The first temporary exhibition at Paris’s Quai Branly museum takes an ambitious look at how the West constructs its ‘other’, Mary Stevens writes in her research blog about the reconfiguration of national identity in French museums:
In the permanent exhibition it is the aesthetic qualities of the objects on display that are foregrounded; what is missing is a critical reflection on how the western aesthetic criteria which visitors are encouraged to apply have developed over time. What makes us see something as art, and why do we now judge as art objects that in the past might have been seen either as silent witnesses to social customs or indeed as curiosities? These are the questions that D’un regard l’Autre sets out to explore.
[H]airy savages carved in wood bear witness to Renaissance man’s desire to position his superior self firmly on the side of culture against nature. However, it is interesting to be reminded that in this period real-live people from other cultures were sufficiently rare in Western Europe to command wonder and a degree of respect. A life-size portrait of an Inuit couple, painted during their visit to the Danish court in the late seventeenth century provides a subtle reminder: the names of these two travellers – Pock and Kieperoch – were carefully noted by the artist. It was only in the nineteenth century that their successors would become ‘types’, documented and classified for the new sciences of anthropology and phrenology and displayed for public instruction in the new museums.
See also earlier on antropologi.info: Indigenous? Non-Western? Primitive? The Paris Museum Controversy
Mary Stevens has blogged a lot about multiculturalism and nationalism in France. One of the interesting recent posts is about the integration of foreign students: What image of France is presented in the introductory courses about French society?
(...) Day 2: the gastronomic map of France (lots of camembert and choucroute - not a lot of couscous and brik) place names (all Greek, Roman, Celtic or religious), family names (every single one of them belonging to the Français de souche, whoever they might be) and - to top it all - "languages, ethnic groups and cultures". Aside from the fact that I thought ‘ethnic’ was a taboo word in French, only regional minorities get a mention and we are told authoritatively that cultural diversity has been in decline since the Revolution, or at least until a ‘recent’ upsurge in regional movements (e.g. Coriscan, Breton, Basque).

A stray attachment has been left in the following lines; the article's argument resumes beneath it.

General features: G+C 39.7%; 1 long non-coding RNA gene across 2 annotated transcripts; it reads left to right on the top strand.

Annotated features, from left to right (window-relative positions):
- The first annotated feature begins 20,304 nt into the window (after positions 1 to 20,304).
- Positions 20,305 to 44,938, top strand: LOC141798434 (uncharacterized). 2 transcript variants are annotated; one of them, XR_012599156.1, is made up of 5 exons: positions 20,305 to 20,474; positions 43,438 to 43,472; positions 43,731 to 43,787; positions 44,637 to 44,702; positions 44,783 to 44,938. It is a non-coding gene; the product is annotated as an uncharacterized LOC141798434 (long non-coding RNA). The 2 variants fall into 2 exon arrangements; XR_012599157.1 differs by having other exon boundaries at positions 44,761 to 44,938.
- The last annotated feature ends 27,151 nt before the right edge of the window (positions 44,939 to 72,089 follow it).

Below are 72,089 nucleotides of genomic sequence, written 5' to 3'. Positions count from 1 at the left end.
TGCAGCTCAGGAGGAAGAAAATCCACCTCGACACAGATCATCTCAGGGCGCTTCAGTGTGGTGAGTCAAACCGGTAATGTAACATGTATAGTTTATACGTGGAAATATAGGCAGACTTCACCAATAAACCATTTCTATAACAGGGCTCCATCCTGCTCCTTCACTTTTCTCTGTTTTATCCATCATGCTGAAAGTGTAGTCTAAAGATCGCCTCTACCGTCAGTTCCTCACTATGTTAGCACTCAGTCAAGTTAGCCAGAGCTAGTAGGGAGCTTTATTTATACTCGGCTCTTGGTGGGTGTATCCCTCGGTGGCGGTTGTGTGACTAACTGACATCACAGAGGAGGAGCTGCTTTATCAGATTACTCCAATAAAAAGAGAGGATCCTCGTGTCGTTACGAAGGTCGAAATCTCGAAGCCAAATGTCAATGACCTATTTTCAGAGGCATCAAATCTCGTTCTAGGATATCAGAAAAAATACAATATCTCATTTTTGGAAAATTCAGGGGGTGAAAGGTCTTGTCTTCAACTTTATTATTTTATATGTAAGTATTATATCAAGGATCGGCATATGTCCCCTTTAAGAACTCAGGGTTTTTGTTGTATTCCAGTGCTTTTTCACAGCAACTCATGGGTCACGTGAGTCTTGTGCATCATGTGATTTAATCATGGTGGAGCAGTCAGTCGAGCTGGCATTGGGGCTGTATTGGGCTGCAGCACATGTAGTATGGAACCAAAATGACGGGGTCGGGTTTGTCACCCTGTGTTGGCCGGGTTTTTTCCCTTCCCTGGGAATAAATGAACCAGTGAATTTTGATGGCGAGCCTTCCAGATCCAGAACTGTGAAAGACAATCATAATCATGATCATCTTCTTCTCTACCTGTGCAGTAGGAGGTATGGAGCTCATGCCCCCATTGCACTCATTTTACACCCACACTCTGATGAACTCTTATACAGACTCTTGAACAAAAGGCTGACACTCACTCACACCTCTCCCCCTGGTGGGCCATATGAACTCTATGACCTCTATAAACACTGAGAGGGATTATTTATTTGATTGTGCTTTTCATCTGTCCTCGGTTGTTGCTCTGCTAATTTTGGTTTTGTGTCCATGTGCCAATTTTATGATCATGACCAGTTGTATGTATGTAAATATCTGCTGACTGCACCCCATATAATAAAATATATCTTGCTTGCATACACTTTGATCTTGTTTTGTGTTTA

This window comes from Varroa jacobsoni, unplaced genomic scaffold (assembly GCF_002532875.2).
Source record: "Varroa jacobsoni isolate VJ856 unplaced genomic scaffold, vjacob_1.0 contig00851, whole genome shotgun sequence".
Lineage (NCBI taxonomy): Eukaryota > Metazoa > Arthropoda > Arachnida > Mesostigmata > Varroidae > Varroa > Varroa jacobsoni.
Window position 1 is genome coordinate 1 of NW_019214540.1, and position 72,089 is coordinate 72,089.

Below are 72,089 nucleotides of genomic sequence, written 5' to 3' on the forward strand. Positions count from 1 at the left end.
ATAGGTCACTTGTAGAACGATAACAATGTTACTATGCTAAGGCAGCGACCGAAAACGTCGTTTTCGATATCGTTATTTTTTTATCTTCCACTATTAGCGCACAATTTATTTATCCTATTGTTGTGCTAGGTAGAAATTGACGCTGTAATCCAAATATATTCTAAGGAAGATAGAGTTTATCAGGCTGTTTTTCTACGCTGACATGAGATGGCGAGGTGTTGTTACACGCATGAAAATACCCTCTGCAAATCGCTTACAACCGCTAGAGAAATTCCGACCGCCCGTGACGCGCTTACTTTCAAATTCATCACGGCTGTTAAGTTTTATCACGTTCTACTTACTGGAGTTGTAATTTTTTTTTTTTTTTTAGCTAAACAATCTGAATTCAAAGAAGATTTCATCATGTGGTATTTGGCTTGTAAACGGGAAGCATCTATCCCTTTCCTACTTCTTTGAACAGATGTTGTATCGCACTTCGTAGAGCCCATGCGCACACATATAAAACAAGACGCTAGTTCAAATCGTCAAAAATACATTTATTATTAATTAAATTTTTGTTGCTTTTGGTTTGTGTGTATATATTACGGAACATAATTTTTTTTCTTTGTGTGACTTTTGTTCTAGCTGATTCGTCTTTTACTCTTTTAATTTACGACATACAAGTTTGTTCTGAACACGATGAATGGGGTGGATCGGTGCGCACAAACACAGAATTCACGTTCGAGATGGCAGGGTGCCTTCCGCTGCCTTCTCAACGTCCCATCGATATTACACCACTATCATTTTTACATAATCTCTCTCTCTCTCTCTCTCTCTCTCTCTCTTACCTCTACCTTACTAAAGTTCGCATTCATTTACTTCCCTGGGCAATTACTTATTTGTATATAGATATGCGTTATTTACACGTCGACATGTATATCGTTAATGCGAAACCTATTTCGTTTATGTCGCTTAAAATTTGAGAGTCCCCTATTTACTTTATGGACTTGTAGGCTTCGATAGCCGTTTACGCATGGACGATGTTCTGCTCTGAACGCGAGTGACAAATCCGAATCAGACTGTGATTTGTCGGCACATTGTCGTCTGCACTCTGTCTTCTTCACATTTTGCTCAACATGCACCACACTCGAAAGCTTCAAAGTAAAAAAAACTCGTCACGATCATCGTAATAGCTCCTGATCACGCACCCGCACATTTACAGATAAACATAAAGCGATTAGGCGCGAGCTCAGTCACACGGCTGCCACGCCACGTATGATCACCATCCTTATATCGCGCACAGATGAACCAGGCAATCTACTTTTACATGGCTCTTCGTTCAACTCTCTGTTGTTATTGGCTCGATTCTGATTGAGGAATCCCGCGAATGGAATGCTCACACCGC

So here we have it: ‘le mythe national’ condensed into two short days. Above all the course seeks to inculcate a closed, exclusive definition of national identity that fails to take into account any of the demographic developments of the last 200 years and indeed before.
If anyone was ever in any doubt that there is still work to be done in France in rethinking the ‘collective memory’ - or what I prefer to call the collective or social ‘imaginary’ (the latter after the philosopher Charles Taylor) - then here (with apologies for the poor quality) is the proof.
Related topics are touched in the French movie Indigènes. Mary Stevens explains:
The film tells the story of a group of North African soldiers, fighting on French soil for the liberation of France from 1943. It is explicitly geared toward the re-evaluation of national collective memory; its aim is to address the way these soldiers, who played a major role in the Liberation have been written out of (the Gaullist account) of history. And it looks set to have a major impact.
Anthropologist Cicilie Fagerlid is back in Paris and has also seen the film:
Indigene is the shameful juridical assignation used for Muslims in French North Africa. Muslims, being indigenes and not citizens like the Christians and Jews, didn’t enjoy equal rights until 1945. It’s incredible, isn’t it, in the country priding itself with the slogan libérté, égalité, fraternité?